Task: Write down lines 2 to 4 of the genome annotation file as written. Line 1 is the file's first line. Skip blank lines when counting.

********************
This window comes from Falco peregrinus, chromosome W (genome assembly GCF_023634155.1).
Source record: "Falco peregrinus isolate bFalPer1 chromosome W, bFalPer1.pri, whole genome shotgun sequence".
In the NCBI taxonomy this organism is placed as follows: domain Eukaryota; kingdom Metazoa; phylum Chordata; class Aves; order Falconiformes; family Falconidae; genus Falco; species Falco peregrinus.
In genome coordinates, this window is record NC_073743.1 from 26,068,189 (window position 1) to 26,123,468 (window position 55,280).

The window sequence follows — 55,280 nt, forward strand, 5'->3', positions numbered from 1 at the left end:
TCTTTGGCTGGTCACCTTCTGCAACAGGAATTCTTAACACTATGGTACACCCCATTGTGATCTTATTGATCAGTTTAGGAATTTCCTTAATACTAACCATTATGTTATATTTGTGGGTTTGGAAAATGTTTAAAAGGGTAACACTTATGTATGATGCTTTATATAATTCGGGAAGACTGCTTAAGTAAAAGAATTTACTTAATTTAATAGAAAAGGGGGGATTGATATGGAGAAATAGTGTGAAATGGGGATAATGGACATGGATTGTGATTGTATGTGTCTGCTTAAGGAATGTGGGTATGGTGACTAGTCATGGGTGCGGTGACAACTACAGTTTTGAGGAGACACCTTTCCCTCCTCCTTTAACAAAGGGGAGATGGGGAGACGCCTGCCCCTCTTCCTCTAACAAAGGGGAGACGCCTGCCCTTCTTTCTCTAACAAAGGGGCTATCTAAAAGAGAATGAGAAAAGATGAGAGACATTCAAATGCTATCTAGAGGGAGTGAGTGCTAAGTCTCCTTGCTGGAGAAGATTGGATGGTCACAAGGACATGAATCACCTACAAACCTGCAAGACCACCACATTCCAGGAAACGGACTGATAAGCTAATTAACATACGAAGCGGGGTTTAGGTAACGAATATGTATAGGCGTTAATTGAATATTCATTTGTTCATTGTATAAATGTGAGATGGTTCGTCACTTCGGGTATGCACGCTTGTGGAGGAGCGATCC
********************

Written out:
Source record: "Falco peregrinus isolate bFalPer1 chromosome W, bFalPer1.pri, whole genome shotgun sequence".
In the NCBI taxonomy this organism is placed as follows: domain Eukaryota; kingdom Metazoa; phylum Chordata; class Aves; order Falconiformes; family Falconidae; genus Falco; species Falco peregrinus.
In genome coordinates, this window is record NC_073743.1 from 26,068,189 (window position 1) to 26,123,468 (window position 55,280).